Kiting and Surfing
There is potential for both kiting and surfing. Although the conditions were not ideal for the surf, and getting some time kiting while in Raivavae was our main activity priority, Mick did manage to score a few waves. We found a wave on the reef outside the main pass West of the small motu in front of the main anchorage. The wave breaks on the reef, is fast, inconsistent and a little challenging but never the less it was a wave and Mick, who hadn’t had a surf in about a month, was happy to get some wax under his feet. The kiting on the other hand was great and we were so lucky to find a place where we could practice our skills without anyone else out there kiting. I am still learning, and Mick was eager to put some time into playing with our new gear. The end result was we didn’t get ideal wind conditions consistently, but we did manage to get quite a few days with a nice 12 – 20 knots of breeze. Most days we took in turns flying the 11 metre kite and on the windier days I was able to ride the 7 metre while Mick rode the 9 which was so much fun zipping around in the clear waters over the sand bars. There is a sand bar off the main anchorage where we could anchor and launch from the dinghy. Good for winds out of the NE to W. The main kiting spot off Motu Piscine, on the north eastern side of the Motu, is a sandy bottom, waist deep sand bar with only the occasional sharp shell so is perfect for learners. Best with wind from NE to S.
Timing our visit to Raivavae with the Heiva
We arrived in Raivavae unknowingly in time to catch the local Heiva. It is a great time to visit the island with a hype of activity around the event. The Heiva is a dance/sports competition between the island districts that lasted for about a week. We managed to watch two days of Va’a racing as well as four nights of traditional dancing, music and singing, all topped off with eye catching and elaborate costumes that are hand made by the performers. The Heiva was one of Sam and Estelle’s highlights from their trip, having never seen traditional dance, music and costumes like it before. It seemed as though there was no set date for the event to kick off in Raivavae, “island time” however if you visit the island in July/ August and ask the locals you might be lucky enough to experience this colourful cultural event.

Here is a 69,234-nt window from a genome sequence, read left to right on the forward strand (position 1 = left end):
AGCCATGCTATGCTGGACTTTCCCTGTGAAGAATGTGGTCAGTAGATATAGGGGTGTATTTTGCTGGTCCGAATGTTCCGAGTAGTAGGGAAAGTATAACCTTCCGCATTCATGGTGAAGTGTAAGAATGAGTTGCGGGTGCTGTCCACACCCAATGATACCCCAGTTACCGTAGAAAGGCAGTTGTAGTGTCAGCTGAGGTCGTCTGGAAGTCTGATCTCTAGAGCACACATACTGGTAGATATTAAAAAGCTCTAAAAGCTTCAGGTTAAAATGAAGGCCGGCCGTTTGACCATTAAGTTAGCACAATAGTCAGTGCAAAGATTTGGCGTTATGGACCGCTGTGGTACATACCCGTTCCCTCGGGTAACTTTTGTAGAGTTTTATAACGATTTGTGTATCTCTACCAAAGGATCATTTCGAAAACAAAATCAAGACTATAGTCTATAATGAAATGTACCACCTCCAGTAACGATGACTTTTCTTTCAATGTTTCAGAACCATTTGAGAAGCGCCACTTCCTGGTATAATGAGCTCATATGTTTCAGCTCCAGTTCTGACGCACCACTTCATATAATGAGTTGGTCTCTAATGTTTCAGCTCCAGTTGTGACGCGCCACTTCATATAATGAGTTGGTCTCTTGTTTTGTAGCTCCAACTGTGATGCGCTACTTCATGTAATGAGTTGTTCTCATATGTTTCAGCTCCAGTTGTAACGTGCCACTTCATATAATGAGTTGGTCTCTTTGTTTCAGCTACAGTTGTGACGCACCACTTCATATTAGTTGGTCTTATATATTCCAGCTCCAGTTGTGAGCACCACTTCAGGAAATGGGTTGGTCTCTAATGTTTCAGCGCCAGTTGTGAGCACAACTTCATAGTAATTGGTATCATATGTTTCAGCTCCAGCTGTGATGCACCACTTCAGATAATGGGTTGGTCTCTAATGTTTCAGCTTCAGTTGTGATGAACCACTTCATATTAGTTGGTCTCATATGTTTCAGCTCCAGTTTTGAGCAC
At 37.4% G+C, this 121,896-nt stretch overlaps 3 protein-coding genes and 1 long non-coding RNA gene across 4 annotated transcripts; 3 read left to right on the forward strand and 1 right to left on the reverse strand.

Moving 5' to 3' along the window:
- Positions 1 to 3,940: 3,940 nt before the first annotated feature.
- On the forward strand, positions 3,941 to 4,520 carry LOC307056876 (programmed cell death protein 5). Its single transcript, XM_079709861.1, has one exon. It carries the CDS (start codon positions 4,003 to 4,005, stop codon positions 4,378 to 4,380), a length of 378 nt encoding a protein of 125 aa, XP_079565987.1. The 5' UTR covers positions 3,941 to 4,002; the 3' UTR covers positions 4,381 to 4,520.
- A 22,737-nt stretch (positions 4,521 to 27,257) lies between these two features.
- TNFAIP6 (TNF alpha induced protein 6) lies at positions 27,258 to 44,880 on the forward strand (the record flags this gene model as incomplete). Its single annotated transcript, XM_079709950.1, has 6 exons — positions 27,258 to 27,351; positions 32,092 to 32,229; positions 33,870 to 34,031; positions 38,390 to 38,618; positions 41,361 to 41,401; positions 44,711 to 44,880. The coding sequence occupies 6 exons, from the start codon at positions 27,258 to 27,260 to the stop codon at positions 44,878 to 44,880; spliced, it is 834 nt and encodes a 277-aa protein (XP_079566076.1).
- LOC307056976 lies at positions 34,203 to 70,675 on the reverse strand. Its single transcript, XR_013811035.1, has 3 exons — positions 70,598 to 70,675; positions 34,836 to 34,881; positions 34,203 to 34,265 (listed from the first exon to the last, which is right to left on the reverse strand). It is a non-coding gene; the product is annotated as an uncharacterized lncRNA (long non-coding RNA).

Mauruuru Raivavae (thank you)
We spent best part of a month on the island and we will be thinking about it for years to come. The time spent in Raivavae from the 16th July to the 10th of August was a good amount of time to get the know the lay of the land, meet some friendly locals and spend time with some really great cruisers. The people you meet and spend time with are just as much a part of the experiences as the location itself. For us spending time with some with other cruisers we have met, learning from and sharing with them is one big aspect of this lifestyle that we love, but that topic is worth a whole blog in it's self. Nights spent on the beach around a sand dug out camp fire, playing songs and sharing food with sailing families we met, riding our bikes around the island, walking in the forest, buying and been given locally grown produce from the locals, foraging for coconuts and eating fresh coconut on the beach, kiting in the lagoon with no other kiters in sight and at times feeling like we had a Motu almost to ourselves. For us spending time with cruisers we have met, connecting with, learning from and sharing with them is one big aspect of this lifestyle that we love, but that topic is worth a whole blog in it's self. All the unique and fun experiences had on this special little island in the south of French Polynesia, have us hoping we will one day be back to spend more time, we feel there is still so much more to explore.